Meow Meow’s Little Mermaid review

Completely captivating and refreshingly unpredictable, Meow Meow’s Little Mermaid is an immersive and highly theatrical cabaret.

Meow Meow, Little Mermaid

The lights dim as a fragile figure totters forth, hair strewn with tiny party popper crepe streamers from the night before. Removing her fur, to, decadently, reveal another beneath, she sits and sobs upon a rock, telling us that this is a show about happiness.

With the Merlyn Theatre seating reconfigured into a U shape, we cocoon our goddess-like heroine on three sides, agog at the adventures that unfold with chaotic abandon. In fact, if there is a key element to Meow Meow’s successful creation here, it is this authentic feel of reckless spontaneity that runs through the seventy-minute performance. The audience is never permitted to sit back and relax in the manner that characterises lesser, middlebrow offerings.

While there is a (deliberately) painful sequence that is close to the central premise of Hans Christian Anderson’s The Little Mermaid, the concept is mainly a starting point for all things aquatic. Meow Meow swims elegantly overhead, marches about in flippers, swooshes about in a mermaid tail and, in a boldly courageous manoeuver, crowd surfs her way around the auditorium.

Flipping from sweetly polished tones reminiscent of a young Joan Collins to snarkily judgmental sideswipes of frustration, Meow Meow keeps the audience on their toes, so that they are afraid not to happy to participate, respond and react as required.

A particularly extraordinary aspect of Meow Meow’s talent is the power and range of her singing voice. Breathless French, guttural chest voice and bell-like soprano head voice are all part of her repertoire. Accompanied by five terrifically talented musicians, who are listed in the program as The Siren Effect Orchestra, our muse performs a range of carefully selected songs from the likes of Kate Miller-Heidke and Iain Grandage. Only one element of a show that includes comedy, acrobatics and paths, the incredible singing certainly leaves the audience wanting more.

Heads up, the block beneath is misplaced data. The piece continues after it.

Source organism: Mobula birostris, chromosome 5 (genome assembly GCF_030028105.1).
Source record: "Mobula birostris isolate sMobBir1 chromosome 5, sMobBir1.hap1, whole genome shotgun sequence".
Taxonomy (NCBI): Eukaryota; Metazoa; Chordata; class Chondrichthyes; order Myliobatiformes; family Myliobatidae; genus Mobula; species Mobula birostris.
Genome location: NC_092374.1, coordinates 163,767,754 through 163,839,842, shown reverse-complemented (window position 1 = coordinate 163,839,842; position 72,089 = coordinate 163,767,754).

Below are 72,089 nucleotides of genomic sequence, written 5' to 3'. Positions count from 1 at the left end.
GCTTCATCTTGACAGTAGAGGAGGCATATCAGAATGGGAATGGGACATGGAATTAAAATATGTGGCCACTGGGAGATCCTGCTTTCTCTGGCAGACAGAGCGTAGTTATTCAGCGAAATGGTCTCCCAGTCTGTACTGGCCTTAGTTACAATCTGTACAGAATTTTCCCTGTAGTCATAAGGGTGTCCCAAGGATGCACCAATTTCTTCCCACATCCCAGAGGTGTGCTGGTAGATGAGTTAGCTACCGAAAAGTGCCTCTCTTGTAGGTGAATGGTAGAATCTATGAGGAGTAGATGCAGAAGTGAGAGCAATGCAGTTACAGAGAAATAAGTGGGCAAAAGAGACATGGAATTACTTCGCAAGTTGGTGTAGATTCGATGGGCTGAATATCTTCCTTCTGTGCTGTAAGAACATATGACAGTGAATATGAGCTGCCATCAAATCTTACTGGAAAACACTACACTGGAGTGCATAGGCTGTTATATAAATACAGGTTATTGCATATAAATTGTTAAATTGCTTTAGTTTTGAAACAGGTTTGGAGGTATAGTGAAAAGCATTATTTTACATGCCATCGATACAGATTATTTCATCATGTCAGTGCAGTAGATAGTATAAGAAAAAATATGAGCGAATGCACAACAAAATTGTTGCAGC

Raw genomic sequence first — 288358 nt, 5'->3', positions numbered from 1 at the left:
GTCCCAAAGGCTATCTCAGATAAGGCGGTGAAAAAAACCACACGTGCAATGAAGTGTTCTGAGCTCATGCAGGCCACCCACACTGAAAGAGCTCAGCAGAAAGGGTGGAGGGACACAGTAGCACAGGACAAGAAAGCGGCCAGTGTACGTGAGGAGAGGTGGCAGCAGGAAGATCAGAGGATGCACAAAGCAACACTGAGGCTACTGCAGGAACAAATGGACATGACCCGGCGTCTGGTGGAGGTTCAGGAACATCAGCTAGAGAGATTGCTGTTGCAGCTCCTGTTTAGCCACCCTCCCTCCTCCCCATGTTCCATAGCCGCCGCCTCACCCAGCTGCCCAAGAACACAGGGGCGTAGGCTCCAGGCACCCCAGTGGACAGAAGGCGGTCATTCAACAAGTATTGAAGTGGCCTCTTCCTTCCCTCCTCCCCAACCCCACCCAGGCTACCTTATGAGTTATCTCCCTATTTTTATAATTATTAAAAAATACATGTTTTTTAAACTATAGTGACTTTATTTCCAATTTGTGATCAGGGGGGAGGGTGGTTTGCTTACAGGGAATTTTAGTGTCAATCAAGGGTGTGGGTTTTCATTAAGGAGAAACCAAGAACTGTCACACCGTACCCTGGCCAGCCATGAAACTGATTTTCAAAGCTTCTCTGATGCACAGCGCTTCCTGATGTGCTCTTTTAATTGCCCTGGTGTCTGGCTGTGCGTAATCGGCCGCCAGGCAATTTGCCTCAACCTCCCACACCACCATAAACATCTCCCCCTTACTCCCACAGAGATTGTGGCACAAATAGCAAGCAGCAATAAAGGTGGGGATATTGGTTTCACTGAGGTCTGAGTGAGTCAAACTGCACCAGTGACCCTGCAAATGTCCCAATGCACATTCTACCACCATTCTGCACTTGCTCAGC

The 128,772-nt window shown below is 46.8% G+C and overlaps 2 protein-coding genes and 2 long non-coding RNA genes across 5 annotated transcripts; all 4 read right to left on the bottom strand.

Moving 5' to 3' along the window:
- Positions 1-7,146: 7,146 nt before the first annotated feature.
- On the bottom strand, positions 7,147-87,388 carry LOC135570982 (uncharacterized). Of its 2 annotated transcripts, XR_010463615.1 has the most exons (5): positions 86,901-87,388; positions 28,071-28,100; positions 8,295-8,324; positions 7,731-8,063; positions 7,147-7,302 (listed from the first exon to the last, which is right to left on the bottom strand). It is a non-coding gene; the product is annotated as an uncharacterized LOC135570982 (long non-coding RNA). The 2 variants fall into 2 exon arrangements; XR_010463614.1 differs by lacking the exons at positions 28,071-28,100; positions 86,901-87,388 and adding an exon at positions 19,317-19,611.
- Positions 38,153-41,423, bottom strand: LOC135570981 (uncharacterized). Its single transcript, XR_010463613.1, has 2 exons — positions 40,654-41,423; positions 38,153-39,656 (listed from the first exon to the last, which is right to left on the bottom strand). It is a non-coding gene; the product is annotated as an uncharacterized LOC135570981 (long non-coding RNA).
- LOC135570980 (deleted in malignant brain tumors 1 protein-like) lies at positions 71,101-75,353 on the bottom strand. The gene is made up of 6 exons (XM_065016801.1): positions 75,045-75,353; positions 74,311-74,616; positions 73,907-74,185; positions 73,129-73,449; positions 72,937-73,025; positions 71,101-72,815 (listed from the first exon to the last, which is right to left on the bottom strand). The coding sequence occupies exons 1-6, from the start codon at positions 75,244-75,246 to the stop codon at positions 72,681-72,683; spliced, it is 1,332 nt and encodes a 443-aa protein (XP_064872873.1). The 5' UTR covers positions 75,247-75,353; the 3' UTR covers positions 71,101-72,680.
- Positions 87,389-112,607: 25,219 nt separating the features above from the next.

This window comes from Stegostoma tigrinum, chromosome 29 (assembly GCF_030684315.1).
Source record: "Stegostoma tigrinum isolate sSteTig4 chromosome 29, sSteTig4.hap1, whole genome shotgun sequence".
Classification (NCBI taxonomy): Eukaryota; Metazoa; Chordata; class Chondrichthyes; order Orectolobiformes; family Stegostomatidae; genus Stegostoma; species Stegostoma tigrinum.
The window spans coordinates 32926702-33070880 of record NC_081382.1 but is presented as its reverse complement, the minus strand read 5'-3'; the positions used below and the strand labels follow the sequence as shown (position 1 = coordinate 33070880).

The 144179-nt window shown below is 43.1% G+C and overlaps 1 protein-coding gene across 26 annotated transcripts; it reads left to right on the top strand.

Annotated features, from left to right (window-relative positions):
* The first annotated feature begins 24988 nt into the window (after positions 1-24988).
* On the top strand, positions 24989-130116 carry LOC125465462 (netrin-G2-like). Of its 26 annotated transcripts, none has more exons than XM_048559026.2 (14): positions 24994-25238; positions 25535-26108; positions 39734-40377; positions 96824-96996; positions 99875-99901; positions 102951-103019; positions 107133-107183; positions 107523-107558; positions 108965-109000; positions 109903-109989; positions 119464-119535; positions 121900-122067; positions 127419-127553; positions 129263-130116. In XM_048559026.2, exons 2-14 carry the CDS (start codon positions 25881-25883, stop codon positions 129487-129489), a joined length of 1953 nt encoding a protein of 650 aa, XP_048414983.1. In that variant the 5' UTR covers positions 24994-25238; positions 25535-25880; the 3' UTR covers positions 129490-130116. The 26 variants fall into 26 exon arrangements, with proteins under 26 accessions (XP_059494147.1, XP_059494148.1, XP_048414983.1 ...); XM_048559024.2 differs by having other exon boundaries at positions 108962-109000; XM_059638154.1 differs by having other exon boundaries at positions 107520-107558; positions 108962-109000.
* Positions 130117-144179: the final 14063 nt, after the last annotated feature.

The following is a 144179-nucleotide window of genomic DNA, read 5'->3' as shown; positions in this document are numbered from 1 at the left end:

A tale of love must involve a male counterpart, and Meow Meow receives wonderful support from Chris Ryan (her co-star for the London season of Meow Meow’s Little Match Girl). Buff actor Ryan is convincing as a straight-talking techie and later shows effortless flair in a singing and dancing duet as the Little Mermaid’s dream man.

While Meow Meow has devised the show herself, she has wisely involved a dramaturge, Tom Wright, as well as highly experienced director Michael Kantor, comedy director Cal McCrystal and choreographer Kate Denborough. Such a level of collaboration has no doubt contributed to the assured sparkle of the finished product.

Meow Meow Little Mermaid

The staging is given a glamorous polish by witty designer Anna Cordingley, who also creates a large-scale sense of scope in the relatively intimate space. A parabolic curve cut from a towering silver glitter curtain reveals a twinkling star backdrop. Paul Jackson’s lighting delivers luscious underwater effects.

No review can really do justice to the live effect of this show. Intrepid theatregoers are encouraged to experience the magic of Meow Meow’s Little Mermaid for themselves.

Meow Meow’s Little Mermaid plays at Malthouse Theatre, Melbourne until 14 February 2016.

Photos: Pia Johnson

Categories: Reviews

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